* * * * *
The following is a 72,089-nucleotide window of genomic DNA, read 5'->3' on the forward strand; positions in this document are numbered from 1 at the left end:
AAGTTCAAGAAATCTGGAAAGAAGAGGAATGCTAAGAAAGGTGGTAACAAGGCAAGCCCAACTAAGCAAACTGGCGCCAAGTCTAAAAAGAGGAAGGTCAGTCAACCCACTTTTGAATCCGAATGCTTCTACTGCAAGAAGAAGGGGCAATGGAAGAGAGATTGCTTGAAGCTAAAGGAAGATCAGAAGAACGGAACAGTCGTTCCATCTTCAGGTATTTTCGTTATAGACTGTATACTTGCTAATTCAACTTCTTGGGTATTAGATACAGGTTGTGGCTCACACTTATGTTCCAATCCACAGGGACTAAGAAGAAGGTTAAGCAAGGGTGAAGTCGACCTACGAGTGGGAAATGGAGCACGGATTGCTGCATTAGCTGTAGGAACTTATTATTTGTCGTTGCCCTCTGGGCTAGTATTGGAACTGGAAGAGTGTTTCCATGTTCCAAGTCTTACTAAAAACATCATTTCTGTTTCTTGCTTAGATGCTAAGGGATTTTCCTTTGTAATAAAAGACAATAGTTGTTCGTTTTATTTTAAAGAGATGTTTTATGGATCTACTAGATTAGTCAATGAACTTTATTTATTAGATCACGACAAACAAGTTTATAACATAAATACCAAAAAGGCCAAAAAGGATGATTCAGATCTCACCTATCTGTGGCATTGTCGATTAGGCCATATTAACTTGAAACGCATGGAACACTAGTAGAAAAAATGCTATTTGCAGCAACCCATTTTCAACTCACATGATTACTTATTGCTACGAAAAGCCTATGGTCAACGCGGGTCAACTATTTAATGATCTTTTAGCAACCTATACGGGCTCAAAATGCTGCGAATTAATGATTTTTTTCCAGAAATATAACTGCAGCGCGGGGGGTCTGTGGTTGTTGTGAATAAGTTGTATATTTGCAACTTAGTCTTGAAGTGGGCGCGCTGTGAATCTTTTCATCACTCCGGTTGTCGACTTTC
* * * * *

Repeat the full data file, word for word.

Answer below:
The following is a 72,089-nucleotide window of genomic DNA, read 5'->3' on the forward strand; positions in this document are numbered from 1 at the left end:
AAGTTCAAGAAATCTGGAAAGAAGAGGAATGCTAAGAAAGGTGGTAACAAGGCAAGCCCAACTAAGCAAACTGGCGCCAAGTCTAAAAAGAGGAAGGTCAGTCAACCCACTTTTGAATCCGAATGCTTCTACTGCAAGAAGAAGGGGCAATGGAAGAGAGATTGCTTGAAGCTAAAGGAAGATCAGAAGAACGGAACAGTCGTTCCATCTTCAGGTATTTTCGTTATAGACTGTATACTTGCTAATTCAACTTCTTGGGTATTAGATACAGGTTGTGGCTCACACTTATGTTCCAATCCACAGGGACTAAGAAGAAGGTTAAGCAAGGGTGAAGTCGACCTACGAGTGGGAAATGGAGCACGGATTGCTGCATTAGCTGTAGGAACTTATTATTTGTCGTTGCCCTCTGGGCTAGTATTGGAACTGGAAGAGTGTTTCCATGTTCCAAGTCTTACTAAAAACATCATTTCTGTTTCTTGCTTAGATGCTAAGGGATTTTCCTTTGTAATAAAAGACAATAGTTGTTCGTTTTATTTTAAAGAGATGTTTTATGGATCTACTAGATTAGTCAATGAACTTTATTTATTAGATCACGACAAACAAGTTTATAACATAAATACCAAAAAGGCCAAAAAGGATGATTCAGATCTCACCTATCTGTGGCATTGTCGATTAGGCCATATTAACTTGAAACGCATGGAACACTAGTAGAAAAAATGCTATTTGCAGCAACCCATTTTCAACTCACATGATTACTTATTGCTACGAAAAGCCTATGGTCAACGCGGGTCAACTATTTAATGATCTTTTAGCAACCTATACGGGCTCAAAATGCTGCGAATTAATGATTTTTTTCCAGAAATATAACTGCAGCGCGGGGGGTCTGTGGTTGTTGTGAATAAGTTGTATATTTGCAACTTAGTCTTGAAGTGGGCGCGCTGTGAATCTTTTCATCACTCCGGTTGTCGACTTTC